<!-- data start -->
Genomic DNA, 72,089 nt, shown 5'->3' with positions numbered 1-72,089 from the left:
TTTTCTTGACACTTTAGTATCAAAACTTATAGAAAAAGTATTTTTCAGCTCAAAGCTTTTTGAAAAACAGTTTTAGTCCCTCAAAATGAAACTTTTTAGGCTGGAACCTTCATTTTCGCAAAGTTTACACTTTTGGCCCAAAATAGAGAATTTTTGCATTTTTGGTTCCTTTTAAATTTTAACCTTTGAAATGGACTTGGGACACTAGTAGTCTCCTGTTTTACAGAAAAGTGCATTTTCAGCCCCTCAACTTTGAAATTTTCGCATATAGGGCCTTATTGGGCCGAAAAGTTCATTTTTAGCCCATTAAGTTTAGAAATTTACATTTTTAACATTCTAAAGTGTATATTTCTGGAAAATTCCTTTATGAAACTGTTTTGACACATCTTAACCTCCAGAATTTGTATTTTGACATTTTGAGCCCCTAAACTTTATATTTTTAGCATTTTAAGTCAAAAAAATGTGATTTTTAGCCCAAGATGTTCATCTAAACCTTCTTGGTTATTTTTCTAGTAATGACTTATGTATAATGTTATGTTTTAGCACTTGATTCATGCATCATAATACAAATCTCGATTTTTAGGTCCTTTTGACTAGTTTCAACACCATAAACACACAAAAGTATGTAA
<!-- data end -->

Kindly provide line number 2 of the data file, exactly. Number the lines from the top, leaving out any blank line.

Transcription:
TTTTCTTGACACTTTAGTATCAAAACTTATAGAAAAAGTATTTTTCAGCTCAAAGCTTTTTGAAAAACAGTTTTAGTCCCTCAAAATGAAACTTTTTAGGCTGGAACCTTCATTTTCGCAAAGTTTACACTTTTGGCCCAAAATAGAGAATTTTTGCATTTTTGGTTCCTTTTAAATTTTAACCTTTGAAATGGACTTGGGACACTAGTAGTCTCCTGTTTTACAGAAAAGTGCATTTTCAGCCCCTCAACTTTGAAATTTTCGCATATAGGGCCTTATTGGGCCGAAAAGTTCATTTTTAGCCCATTAAGTTTAGAAATTTACATTTTTAACATTCTAAAGTGTATATTTCTGGAAAATTCCTTTATGAAACTGTTTTGACACATCTTAACCTCCAGAATTTGTATTTTGACATTTTGAGCCCCTAAACTTTATATTTTTAGCATTTTAAGTCAAAAAAATGTGATTTTTAGCCCAAGATGTTCATCTAAACCTTCTTGGTTATTTTTCTAGTAATGACTTATGTATAATGTTATGTTTTAGCACTTGATTCATGCATCATAATACAAATCTCGATTTTTAGGTCCTTTTGACTAGTTTCAACACCATAAACACACAAAAGTATGTAA